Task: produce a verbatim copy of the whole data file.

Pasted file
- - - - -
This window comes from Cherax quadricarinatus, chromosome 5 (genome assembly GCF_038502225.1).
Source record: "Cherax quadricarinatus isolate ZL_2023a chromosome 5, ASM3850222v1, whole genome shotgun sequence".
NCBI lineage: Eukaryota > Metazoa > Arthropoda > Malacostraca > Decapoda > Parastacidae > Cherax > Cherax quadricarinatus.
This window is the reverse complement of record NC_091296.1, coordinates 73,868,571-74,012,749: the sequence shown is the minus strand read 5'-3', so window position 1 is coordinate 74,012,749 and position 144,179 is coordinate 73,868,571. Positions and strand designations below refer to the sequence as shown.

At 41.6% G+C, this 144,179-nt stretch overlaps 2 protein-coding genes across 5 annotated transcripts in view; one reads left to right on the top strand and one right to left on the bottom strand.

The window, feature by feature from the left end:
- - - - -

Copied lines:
This window comes from Cherax quadricarinatus, chromosome 5 (genome assembly GCF_038502225.1).
Source record: "Cherax quadricarinatus isolate ZL_2023a chromosome 5, ASM3850222v1, whole genome shotgun sequence".
NCBI lineage: Eukaryota > Metazoa > Arthropoda > Malacostraca > Decapoda > Parastacidae > Cherax > Cherax quadricarinatus.
This window is the reverse complement of record NC_091296.1, coordinates 73,868,571-74,012,749: the sequence shown is the minus strand read 5'-3', so window position 1 is coordinate 74,012,749 and position 144,179 is coordinate 73,868,571. Positions and strand designations below refer to the sequence as shown.

At 41.6% G+C, this 144,179-nt stretch overlaps 2 protein-coding genes across 5 annotated transcripts in view; one reads left to right on the top strand and one right to left on the bottom strand.

The window, feature by feature from the left end: